Our roles as leaders shouldn’t be cleaning up the mess that’s left behind in the wake of the SS Disaster. Our role should be to steer our ship and to lead our crew to the next port of call and beyond. If we’re always in the engine room making stop-gap repairs to keep the ship sputtering along, we’ll never be able to see where the ship is headed, and we’ll likely run aground. We think we’re the Skipper, but we’re really Gilligan, fumbling our way from chaos to catastrophe.
We’ve all seen or heard some variation of the expression, “There’s never time to do it right, but plenty of time to do it over.” We all think that it pertains solely to quality of our products but it pertains to the quality of our time, too. We all get frustrated, even angry, over the wasted time (and material) when something that we’ve produced gets rejected, but we never seem to get upset over the time that we waste on everything else.
How many times have you become frustrated or upset that a meeting doesn’t start or finish on time? Well, did you spend your pre-meeting time wisely and properly plan for this meeting? Probably not so, once again, the fault lies how you chose to spend your time (not) planning for the meeting.
Have you ever walked around your facility and became frustrated or angry over how much inventory you have, thinking of all of the cash that’s tied up in that inventory? Why is that inventory there? Who purchased that much raw materials or ran that much product? Who took the time to plan out how much was really needed? My guess is that no one did. Do you control your inventory or does it control you? If you’re not spending any time planning your inventories, your ins and outs, then your inventories are controlling you.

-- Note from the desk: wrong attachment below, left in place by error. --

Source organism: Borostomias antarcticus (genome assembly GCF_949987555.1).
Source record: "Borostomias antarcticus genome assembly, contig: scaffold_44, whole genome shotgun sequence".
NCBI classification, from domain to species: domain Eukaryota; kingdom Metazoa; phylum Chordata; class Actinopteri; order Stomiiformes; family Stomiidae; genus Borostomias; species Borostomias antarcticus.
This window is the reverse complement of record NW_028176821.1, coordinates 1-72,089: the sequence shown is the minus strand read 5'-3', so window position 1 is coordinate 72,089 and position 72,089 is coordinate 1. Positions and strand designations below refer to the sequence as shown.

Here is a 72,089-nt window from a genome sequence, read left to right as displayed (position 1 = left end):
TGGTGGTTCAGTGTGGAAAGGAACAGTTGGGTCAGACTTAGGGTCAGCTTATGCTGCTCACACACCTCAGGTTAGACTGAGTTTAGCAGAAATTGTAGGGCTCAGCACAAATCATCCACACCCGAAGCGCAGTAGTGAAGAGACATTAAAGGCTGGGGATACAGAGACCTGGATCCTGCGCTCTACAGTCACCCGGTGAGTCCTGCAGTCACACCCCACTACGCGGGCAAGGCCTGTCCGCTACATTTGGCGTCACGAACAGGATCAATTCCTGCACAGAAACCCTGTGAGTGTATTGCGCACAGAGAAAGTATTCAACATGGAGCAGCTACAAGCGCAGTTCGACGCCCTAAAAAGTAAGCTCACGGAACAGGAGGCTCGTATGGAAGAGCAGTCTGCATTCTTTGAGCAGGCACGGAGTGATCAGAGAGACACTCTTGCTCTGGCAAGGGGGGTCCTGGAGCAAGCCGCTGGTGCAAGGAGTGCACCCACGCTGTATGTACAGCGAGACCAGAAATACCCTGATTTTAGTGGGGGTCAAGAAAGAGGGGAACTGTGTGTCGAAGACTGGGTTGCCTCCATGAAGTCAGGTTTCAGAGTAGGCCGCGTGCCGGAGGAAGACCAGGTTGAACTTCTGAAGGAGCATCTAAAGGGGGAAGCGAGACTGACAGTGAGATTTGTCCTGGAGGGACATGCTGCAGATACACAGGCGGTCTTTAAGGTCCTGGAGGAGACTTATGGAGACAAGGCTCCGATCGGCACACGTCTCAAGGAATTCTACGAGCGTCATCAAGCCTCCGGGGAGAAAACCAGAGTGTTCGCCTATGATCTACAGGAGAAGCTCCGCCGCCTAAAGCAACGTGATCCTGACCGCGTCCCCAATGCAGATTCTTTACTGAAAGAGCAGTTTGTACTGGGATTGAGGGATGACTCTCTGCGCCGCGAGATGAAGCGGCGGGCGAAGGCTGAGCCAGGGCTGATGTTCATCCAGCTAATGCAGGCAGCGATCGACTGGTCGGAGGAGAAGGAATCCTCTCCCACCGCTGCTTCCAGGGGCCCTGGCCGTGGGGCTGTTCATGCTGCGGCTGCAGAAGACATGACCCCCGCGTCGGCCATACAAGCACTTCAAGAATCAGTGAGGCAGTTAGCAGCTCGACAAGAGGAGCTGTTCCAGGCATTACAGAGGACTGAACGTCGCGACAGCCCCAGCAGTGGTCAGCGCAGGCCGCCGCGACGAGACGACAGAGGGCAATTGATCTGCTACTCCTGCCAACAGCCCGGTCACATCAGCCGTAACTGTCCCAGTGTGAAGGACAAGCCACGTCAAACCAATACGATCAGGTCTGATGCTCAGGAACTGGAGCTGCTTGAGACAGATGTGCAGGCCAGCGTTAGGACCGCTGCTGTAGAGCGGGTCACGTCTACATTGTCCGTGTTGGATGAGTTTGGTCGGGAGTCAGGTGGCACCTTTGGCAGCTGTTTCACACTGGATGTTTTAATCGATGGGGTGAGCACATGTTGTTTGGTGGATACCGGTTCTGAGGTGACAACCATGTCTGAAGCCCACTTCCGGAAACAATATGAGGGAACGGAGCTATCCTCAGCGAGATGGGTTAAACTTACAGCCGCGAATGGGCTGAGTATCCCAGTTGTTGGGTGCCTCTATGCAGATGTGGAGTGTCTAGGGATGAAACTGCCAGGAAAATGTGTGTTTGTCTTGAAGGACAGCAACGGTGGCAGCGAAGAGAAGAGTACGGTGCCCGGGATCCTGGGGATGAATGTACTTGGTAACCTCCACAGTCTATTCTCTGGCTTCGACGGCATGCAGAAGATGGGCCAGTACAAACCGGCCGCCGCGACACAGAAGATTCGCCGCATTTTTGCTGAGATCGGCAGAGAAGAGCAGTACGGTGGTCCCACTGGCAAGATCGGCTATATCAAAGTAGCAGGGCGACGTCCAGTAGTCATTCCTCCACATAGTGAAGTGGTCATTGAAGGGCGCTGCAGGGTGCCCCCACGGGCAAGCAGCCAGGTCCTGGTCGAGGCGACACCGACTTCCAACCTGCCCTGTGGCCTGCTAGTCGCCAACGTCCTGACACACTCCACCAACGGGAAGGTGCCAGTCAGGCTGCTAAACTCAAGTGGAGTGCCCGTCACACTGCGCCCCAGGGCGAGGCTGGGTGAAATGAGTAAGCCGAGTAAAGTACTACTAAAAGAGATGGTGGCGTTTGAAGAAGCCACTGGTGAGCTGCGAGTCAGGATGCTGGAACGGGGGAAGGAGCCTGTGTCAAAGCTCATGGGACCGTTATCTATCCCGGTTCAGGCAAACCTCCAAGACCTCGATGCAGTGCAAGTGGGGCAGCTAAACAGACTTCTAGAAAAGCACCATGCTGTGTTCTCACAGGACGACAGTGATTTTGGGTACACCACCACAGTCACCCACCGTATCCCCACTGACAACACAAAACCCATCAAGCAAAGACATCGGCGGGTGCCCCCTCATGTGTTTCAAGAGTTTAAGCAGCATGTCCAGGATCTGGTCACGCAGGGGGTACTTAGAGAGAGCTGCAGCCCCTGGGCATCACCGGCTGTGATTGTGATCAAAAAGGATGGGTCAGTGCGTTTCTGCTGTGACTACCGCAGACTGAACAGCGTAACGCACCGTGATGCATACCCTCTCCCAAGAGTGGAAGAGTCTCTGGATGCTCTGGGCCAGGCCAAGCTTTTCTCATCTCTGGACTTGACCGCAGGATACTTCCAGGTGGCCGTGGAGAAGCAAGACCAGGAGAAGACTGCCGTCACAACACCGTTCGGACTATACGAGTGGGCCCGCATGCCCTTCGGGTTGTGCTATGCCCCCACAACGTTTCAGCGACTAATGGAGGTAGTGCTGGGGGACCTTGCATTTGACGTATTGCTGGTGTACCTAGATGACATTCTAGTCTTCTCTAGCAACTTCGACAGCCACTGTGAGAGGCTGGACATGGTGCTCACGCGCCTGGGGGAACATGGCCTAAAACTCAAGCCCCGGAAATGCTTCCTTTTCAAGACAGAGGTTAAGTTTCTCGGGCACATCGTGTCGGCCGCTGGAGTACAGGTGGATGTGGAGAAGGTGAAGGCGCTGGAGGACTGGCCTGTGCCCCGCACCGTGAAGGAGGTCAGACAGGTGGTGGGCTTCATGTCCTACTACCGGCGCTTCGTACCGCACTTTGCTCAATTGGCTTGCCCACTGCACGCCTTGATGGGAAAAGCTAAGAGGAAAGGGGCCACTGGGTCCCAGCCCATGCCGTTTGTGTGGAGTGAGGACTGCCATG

And what about the wasted time and material when something was produced and then rejected? Did you spend any time uncovering the real root cause or did you, like most, knee-jerk react into the stratosphere and blame the operator, supervisor, quality control department, the sun, the moon and the stars? Does the operator who ran the material really know what to do? Again, I suspect not, because most operators are poorly trained before they’re thrown into the fire. And why are they poorly trained? Wait for it. Wait for it. Yup, you guessed it. You don’t have the time!
You will never find time for anything. If you want time, you must make it.
– Charles Bixton
Your time is yours to do what you want. If you’re not spending your time doing the right things right and, instead, choose to fight fires instead of preventing them, then the responsibility for the conflagration that ensues rests entirely with you.
Make the time. It will be well worth the investment.
Tom Southworth is a Lean consultant with CONNSTEP, Connecticut’s Manufacturing Extension Partnership. He is a Senior Member of ASQ, an ASQ Certified Manager of Quality & Organizational Excellence, a senior member of the Society of Manufacturing Engineers, SME Lean Bronze Certified, and a certified TWI Job Instruction and Job Relations Trainer. He can be reached by email at firstname.lastname@example.org.